This book is unlike most comical books, though. As briefly mentioned, the authors’ note at the end of the book reveals that this book was inspired by motifs that various folktales about fools share around the world. The authors draw different motifs and tale types from three books: The Storyteller’s Sourcebook: A Subject, Title, and Motif Index to Folklore Collections for Childrenby Margaret Read MacDonald, The Types of the Folktaleby Antti Aarne and Stith Thompson, and A Guide to Folktales in the English Language by D. L. Ashliman, and explicitly reference the specific motifs and tale types that they pull from those books in the authors’ note.

Young emergent readers will greatly enjoy this book and its simple text and catchy illustrations. Even more so, this book might be a great way to introduce and discuss different idioms with English Language Learners. Those who already know the idioms will appreciate the humor made out of the brothers’ literal interpretation of the idioms, and all readers will find the foolishness of these two brothers comical. Who doesn’t like stories that are full of humor and foolishness?


-Elle Kim

Trendy Tuesday: Stepping Stones: A Refugee Family’s Journey


For today’s Trendy Tuesday, I looked at a book that has to do with a very hot topic right now: refugees. The book I chose to review is Stepping Stones: A Refugee Family’s Journeyby Margriet Ruurs and illustrated by Nizar Ali Badr. Aside from the subject matter being a current topic that is all over the news, the illustrations and other aspects of this book are extremely “trendy. First, just looking at the cover we see a very clear illustration
of what looks like people walking and carrying lots of stuff over their head. This illustration is created entirely of stones and pebbles. With a flip of the page, the reader turns to the endpapers of an entire page of stones, foreshadowing how the illustrations will appear throughout the book. In the Foreword, Ruurs explains how she stumbled upon Badr’s beautiful artwork on Facebook and was immediately drawn to it. Ruur was thrilled when she finally got in contact with Badr and she decided that a portion of the proceeds of her book would be donated to organizations that helped refugees. Ruur notes that she hopes to raise awareness of the experiences of refugees but also to foster a sense of peace, love, and convey the power of helping.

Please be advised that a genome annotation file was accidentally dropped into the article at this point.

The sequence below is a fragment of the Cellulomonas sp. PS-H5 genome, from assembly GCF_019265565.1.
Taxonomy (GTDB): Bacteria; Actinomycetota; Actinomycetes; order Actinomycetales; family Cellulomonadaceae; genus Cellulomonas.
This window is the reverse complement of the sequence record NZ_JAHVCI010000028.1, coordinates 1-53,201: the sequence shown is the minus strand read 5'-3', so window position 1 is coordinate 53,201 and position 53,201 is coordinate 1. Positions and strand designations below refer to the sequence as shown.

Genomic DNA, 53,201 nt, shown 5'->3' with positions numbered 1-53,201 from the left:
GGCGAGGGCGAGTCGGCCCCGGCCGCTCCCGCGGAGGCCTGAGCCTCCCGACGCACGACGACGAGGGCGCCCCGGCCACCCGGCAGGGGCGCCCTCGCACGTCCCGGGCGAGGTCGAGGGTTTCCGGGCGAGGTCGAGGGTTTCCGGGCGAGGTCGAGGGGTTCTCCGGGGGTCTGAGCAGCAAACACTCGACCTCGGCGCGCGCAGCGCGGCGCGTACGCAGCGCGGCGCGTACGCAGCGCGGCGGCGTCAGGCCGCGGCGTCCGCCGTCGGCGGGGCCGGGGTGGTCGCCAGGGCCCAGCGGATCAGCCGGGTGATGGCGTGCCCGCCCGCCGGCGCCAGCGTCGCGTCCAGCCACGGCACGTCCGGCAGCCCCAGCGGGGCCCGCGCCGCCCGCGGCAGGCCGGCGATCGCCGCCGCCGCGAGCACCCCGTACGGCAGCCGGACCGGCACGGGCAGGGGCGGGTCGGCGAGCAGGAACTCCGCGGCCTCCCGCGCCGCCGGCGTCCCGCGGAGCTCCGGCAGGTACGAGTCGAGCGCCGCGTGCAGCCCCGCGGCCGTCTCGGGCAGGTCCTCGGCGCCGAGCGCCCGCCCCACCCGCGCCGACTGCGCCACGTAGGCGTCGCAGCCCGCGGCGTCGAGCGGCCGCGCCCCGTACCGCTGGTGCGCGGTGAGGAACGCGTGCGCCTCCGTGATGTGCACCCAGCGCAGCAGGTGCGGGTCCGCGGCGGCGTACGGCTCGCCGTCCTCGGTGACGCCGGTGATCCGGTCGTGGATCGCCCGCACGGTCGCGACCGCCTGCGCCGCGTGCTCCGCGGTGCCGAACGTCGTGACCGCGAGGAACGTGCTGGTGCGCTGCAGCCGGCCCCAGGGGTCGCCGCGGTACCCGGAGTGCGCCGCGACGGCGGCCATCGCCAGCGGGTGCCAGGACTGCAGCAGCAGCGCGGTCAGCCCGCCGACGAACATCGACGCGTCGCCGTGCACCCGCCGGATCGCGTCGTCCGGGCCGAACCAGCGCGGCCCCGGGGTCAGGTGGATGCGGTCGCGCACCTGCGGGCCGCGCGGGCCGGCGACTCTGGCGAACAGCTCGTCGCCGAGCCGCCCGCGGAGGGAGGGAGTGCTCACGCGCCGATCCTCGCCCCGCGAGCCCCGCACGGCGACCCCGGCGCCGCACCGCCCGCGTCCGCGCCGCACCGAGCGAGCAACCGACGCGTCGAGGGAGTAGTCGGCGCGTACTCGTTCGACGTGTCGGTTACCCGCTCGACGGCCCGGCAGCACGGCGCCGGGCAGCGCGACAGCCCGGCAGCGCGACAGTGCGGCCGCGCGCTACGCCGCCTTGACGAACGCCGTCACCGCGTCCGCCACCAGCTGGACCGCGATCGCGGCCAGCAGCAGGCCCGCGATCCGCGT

This simply told, yet complex story follows a family who must flee from their village to find refuge in Europe. The story is told from a child’s, Rama, point of view in which she describes how her life was changed forever. She gives a candid account of her experiences: one day she is playing outside, going to school, eating and drinking with friends and family and the next everything started to change. People were leaving the village, the birds and animals were no longer around, and food was scarce. Her family had to leave the village to be free and safe from war. Rama became upset because she did not want to leave the life she has loved for so long; however, she went along with her family carrying bundles of clothes and blankets to stay warm. They walked very far until they reached the sea where they took a boat all the way to land in Europe.  They planted seeds in memory of those who were lost on this treacherous journey. Rama finally realizes that she is walking toward hope and toward a brighter future. Her family finds new neighbors who welcomed them with open arms and Rama is ready to start a new life in a safe and peaceful environment.

At the end of this book, there is a list of ideas that the reader can do to make a difference and take action to help refugees.  This aspect of the book was very ‘trendy’ because it really promotes activism in young children. In our current climate, activism is an important skill that young children should be encouraged to do. The entire book is also written in Arabic (under the English words) which was very unique. The story of this family is told in such an engaging way as it grabs the reader in through simple and relatable language as well as the expressive illustrations. The most unique and trendy part of this book is the illustrations. The stonework is something that most readers have probably never seen before. It is mind-blowing to see how much a compilation of stones can actually convey to the reader. Badr does an exquisite job of conveying a family’s story, their emotions, and hardships through this unique illustration medium. The stones represent so many people and settings in the book including bundles of clothes, a man fishing on a rock, children playing in a village, parents holding their children, flowers, and more. Although pebbles do not have facial expressions, the reader can take note of other signs of emotional expression such as body language of characters. This really helped me analyze the illustrations.

Overall, this book succeeds in telling a moving tory of a refugee family, but more importantly a story of love, hope, and friendship. The simplistic yet powerful text and illustrations help connect the reader to what is happening in the story.  Ruur concludes her moving story by inviting the reader to take action and help people like the characters in the book. This aspect really brings the story to life and is a great stepping stone (no pun intended) for future conversation about the Syrian refugee crisis and other themes throughout the book.